The measured compressive modulus by the rheometer is shown in Fig. 4. Three phantoms were measured in each group. The averaged value for phantom 1 was 87.2387 kPa and phantom 2 was 197.9639 kPa. From this graph, we confirmed that phantom 1 was almost 2.3 times softer than phantom 2 due to the lack of cross-linking of PDMS. The error bars in Fig. 4 represent standard deviations that were 5.56 kPa and 31.14 kPa for phantom 1 and 2, respectively.

       3.2 Optical coherence elastography

    To estimate the strains of phantoms, two of optical coherence tomography images (with/without external loading) were acquired at the center of tissue phantoms as shown in Fig. 5(a). The reference phantom was inserted between glass plate and tissue phantom to monitor the amount of the applied force across all measurements. From these images, displacement vector field was acquired by cross-correlation speckle tracking using PIVlab Ver. 1.4 and was optimized to have best estimation by adjusting window and step size range (Fig. 5(b)). The optimized window size was 36 × 36 pixels2 and step size was 4 × 4 pixels2. Noise vectors were also removed manually. In the area with low speckle signal, interpolation was unavoidable due to missing data. The green arrows represent original data and the orange arrows interpolated data.

    A map of local strain was calculated from the displacement vector image as shown in Fig. 5(c). The pixel size was adjusted to get 4 times larger than the pixel size of OCT image due to calculation of the displacement vector. Therefore the resolution of the local strain was 4 times worse than OCT resolution. The map of the local strain represents pseudo color indicating strain value at every location in the image. This map could represent local mechanical property of tissue if it was applied for diagnosis of disease in an early stage. The local strain does not have a unit. Negative value means compression and positive value elongation. The resolution of OCT was 11.7 μm which could result in uncertainty in displacement calculation by speckle tracking. Phantoms were made out of the mixture of PDMS, curing agents, and TiO2. High viscosity of pure PDMS might result in some degree of inhomogeneity. These two might cause positive values in the local strain. Even if the local strain had positive values in some area, it mostly showed negative values as expected.

    Axial displacements of the tissue phantom and the reference phantoms were acquired in the subarea (red boxes in Fig. 5(b)) at the center of the displacement vector images. They were averaged along horizontal direction in the subarea to plot a graph of axial displacement versus depth as shown in Fig. 6. The slopes of trend lines represent strain values by Eq. (3). Red, yellow, blue, and green trend lines are corresponding to four strains which are denoted as , ε1, , and ε2, respectively. The subscripts indicate different materials. r, for example, is for the reference phantom, 1 is for the tissue phantom 1, and 2 is for the tissue phantom 2. The superscripts mean loading number. Note that the same reference phantom was used for loading 1 and 2. The tissue phantom 1 and the reference phantom were under the same stress by loading 1. The tissue phantom 2 and the reference phantom were under the same stress by loading 2. The four strain values were all we needed to know stiffness ratio of the tissue phantom 2 to 1. It is the beauty of this study using the reference phantom by noting that OCE is based on displacement (not force) measurement. Detailed derivation is as follows.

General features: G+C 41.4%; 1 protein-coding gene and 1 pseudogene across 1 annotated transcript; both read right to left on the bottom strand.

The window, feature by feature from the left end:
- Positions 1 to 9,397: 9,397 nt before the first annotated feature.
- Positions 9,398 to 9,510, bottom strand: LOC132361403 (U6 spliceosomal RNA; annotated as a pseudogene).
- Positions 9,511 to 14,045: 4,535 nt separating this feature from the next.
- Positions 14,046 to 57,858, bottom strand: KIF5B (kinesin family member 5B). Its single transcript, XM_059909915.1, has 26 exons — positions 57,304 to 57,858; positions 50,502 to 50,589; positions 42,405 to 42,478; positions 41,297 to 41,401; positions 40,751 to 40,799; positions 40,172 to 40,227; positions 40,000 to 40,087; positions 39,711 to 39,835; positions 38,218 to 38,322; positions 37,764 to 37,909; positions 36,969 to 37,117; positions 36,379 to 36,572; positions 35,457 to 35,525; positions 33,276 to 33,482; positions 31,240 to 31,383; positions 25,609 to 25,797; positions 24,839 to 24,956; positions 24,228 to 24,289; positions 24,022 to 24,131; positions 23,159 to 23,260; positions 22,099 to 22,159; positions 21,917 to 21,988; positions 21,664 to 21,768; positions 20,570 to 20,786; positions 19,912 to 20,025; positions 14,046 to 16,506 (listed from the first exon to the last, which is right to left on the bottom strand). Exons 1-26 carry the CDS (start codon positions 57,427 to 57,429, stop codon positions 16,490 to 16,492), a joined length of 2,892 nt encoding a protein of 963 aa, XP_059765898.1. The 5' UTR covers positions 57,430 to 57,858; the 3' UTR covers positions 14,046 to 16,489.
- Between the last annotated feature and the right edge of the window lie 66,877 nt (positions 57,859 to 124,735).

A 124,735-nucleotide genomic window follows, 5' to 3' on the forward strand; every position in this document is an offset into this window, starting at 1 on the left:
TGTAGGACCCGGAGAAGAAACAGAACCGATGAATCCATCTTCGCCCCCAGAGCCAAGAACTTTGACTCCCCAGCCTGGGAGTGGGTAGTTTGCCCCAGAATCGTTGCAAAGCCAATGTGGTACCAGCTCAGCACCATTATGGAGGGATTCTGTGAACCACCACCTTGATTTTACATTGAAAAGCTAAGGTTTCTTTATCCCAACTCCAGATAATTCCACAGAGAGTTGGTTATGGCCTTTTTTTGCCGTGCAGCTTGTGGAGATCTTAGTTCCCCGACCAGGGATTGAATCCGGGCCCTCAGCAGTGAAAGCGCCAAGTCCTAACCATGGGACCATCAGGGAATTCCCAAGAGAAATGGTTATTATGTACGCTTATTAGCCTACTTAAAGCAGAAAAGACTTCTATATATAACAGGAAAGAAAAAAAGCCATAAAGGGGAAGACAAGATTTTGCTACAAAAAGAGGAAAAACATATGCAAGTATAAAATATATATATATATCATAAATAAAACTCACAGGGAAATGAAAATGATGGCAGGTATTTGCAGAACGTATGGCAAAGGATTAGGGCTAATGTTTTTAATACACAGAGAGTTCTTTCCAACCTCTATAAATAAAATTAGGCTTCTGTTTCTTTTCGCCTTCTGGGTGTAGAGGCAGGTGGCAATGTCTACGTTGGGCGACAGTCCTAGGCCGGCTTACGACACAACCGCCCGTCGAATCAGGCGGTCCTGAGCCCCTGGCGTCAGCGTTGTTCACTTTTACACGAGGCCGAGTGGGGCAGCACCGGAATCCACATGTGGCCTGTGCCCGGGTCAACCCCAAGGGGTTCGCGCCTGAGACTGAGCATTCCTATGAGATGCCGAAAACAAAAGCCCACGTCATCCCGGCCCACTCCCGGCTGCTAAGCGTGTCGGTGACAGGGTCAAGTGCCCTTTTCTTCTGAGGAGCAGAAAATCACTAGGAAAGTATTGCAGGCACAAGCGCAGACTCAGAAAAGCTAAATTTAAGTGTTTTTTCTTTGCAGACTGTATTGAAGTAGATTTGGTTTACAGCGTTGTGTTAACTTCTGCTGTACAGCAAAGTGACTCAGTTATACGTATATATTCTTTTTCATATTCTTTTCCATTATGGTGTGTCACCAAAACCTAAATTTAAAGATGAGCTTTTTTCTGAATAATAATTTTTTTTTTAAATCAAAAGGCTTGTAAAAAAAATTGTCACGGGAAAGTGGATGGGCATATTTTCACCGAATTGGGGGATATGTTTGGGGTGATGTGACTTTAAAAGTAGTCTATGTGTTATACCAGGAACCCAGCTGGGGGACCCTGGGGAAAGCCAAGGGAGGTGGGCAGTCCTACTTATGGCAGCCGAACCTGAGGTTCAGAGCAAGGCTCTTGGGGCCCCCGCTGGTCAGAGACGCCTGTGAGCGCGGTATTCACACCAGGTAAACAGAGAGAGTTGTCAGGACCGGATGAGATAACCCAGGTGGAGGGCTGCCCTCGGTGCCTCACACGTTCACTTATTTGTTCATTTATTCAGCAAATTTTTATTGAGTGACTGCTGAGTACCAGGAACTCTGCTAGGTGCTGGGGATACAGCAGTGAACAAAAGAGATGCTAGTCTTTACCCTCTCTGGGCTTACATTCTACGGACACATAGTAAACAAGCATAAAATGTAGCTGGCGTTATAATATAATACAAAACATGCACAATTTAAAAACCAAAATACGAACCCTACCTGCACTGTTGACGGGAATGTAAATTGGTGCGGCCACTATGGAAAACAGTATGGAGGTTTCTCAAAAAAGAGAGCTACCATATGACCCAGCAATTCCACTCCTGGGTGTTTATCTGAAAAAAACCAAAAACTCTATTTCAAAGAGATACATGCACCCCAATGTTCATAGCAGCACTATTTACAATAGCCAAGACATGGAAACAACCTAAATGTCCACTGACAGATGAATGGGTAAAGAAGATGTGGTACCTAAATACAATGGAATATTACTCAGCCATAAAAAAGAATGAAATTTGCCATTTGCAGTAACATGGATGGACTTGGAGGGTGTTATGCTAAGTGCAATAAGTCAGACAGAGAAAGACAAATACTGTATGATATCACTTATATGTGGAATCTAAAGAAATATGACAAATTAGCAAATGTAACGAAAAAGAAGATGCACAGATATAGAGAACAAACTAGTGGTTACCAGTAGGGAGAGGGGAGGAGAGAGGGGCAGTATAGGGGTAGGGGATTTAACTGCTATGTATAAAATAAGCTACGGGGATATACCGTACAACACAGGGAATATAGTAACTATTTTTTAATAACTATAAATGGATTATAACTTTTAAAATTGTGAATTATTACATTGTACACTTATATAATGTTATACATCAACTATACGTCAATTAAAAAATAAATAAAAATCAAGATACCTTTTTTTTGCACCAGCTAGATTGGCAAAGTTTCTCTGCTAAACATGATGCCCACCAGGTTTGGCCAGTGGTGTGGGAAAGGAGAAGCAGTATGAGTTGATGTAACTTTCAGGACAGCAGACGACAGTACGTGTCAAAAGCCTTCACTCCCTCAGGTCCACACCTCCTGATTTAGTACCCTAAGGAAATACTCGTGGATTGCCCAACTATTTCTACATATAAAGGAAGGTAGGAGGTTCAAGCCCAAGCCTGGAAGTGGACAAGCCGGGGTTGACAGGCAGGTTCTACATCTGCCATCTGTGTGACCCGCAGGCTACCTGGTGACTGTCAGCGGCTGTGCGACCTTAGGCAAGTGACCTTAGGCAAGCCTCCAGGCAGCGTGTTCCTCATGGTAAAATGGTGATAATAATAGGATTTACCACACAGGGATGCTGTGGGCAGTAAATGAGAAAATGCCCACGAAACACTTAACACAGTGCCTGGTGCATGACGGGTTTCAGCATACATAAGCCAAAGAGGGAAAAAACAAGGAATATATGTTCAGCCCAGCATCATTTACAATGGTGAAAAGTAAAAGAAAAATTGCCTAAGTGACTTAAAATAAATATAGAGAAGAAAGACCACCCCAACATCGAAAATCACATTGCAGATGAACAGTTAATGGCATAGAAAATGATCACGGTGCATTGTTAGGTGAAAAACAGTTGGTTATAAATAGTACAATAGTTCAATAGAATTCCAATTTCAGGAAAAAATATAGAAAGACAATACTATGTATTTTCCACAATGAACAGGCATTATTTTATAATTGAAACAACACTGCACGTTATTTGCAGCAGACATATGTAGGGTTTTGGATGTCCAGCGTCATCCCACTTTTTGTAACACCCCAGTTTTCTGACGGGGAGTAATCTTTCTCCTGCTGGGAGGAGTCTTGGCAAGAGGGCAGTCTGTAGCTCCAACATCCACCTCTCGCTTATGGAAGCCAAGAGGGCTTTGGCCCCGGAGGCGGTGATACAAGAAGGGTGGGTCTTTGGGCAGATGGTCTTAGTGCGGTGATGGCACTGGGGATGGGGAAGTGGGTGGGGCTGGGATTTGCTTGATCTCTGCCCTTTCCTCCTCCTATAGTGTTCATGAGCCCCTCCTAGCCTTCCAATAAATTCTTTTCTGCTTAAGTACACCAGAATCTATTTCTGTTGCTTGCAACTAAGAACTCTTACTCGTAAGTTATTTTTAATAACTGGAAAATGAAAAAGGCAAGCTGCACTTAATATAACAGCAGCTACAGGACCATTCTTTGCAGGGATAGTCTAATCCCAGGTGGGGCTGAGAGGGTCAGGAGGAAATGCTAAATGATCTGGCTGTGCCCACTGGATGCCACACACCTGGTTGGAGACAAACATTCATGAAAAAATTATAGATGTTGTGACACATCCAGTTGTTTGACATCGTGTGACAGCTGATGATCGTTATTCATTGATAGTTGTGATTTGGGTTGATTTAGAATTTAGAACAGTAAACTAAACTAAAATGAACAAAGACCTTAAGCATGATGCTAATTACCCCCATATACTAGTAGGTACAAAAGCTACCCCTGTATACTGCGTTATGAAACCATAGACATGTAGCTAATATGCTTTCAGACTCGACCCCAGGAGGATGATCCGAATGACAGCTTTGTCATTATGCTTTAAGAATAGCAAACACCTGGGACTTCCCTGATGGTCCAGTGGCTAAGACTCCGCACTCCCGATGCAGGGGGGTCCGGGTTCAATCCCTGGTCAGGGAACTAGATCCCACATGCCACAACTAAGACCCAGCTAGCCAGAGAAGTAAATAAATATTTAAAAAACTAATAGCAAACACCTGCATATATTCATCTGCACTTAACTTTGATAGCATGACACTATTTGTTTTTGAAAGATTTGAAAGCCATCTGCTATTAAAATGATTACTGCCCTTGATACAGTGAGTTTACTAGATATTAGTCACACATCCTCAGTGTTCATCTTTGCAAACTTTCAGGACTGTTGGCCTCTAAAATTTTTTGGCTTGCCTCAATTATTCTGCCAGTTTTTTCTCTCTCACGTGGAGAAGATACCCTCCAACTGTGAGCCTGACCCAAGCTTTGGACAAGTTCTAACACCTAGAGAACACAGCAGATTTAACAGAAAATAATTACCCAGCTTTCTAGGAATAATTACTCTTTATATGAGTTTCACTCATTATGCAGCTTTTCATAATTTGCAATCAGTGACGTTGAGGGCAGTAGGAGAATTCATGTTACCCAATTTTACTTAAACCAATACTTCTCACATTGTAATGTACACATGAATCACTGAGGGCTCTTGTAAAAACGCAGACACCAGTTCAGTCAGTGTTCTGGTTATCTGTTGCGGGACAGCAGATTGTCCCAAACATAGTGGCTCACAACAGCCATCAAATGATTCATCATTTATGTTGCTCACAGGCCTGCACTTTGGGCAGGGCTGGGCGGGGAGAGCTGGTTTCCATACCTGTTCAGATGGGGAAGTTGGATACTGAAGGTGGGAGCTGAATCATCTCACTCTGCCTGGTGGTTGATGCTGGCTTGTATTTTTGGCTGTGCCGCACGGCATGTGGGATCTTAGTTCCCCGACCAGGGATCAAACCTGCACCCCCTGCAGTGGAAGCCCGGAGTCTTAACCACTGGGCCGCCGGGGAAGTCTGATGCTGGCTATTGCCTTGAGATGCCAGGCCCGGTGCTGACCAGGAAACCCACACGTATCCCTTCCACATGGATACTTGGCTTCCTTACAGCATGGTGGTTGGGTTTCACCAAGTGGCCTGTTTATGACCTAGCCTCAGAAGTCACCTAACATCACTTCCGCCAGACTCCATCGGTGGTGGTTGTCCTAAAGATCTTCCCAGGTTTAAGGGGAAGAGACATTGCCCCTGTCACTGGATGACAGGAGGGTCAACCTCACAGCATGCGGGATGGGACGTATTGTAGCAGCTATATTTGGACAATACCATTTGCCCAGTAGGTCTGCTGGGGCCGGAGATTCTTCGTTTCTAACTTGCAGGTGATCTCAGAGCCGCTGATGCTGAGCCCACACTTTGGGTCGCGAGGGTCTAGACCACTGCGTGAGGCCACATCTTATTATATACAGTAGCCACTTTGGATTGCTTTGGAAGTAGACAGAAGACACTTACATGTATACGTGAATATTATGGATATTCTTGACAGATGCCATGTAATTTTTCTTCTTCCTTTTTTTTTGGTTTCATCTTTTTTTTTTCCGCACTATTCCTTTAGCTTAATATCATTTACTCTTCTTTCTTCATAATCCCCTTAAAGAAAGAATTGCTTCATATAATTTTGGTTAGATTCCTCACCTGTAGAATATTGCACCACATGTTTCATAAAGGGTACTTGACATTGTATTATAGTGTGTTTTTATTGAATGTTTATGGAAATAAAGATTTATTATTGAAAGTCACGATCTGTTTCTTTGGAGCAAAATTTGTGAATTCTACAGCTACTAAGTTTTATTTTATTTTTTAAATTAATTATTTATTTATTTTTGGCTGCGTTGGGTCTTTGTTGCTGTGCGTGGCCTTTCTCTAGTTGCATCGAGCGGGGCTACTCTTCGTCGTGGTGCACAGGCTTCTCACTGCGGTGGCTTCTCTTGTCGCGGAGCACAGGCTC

From Eq. (1), the compressive moduli of the tissue phantom 1, 2, and the reference phantom can be written as

    image
    image
    image

    From Eq. (6),

    image

    By Eq. (7), the stiffness ratio, therefore, can be represented as

    image

    By Eq. (8), we found that the tissue phantom 1 is almost 2.6 times softer than phantom 2. This result was summarized in Table 1 and closely matched with the rheometer measurement. Relatively low R2 (coefficient of determination) in Fig. 6 were attributed to the same two causes: phantom inhomogeneity and uncertainty in displacement calculation. 95% confidence interval and p-value for the slope in Fig. 6 were provided in Table 1.

    On the other hand, by using Eq. (4)-(6),

    image

    The compressive modulus of the reference phantom Yr can be calculated from Eq. (9) if we use the rheometer measurement for Y1 or Y2. The compressive modulus of the reference phantom was 146.95 kPa or 129.53 kPa, respectively. The compressive modulus of the reference phantom could not be measured by the rheometer because its thickness (600 μm) was much thinner than minimum measurable thickness (20 mm) of the rheometer. If we can obtain reliable value of Yr, OCE developed in this study can estimate the absolute stiffness like the rheometer (Eq. (9) gives us Y1 and Y2 separately). With the given Yr, one can calculate surface force at the top surface of the reference phantom from the local strain (measured by OCE). The surface force is what the load cell measures in the rheometer. Therefore, the rheometer performs the same thing as what OCE does. Note that OCE and rheometer are limited in that both need a model for the sample or need to predict the internal local stress without much error from the surface force. OCE, however, has an advantage over the rheometer. OCE can provide local strain and that is what the rheometer cannot do.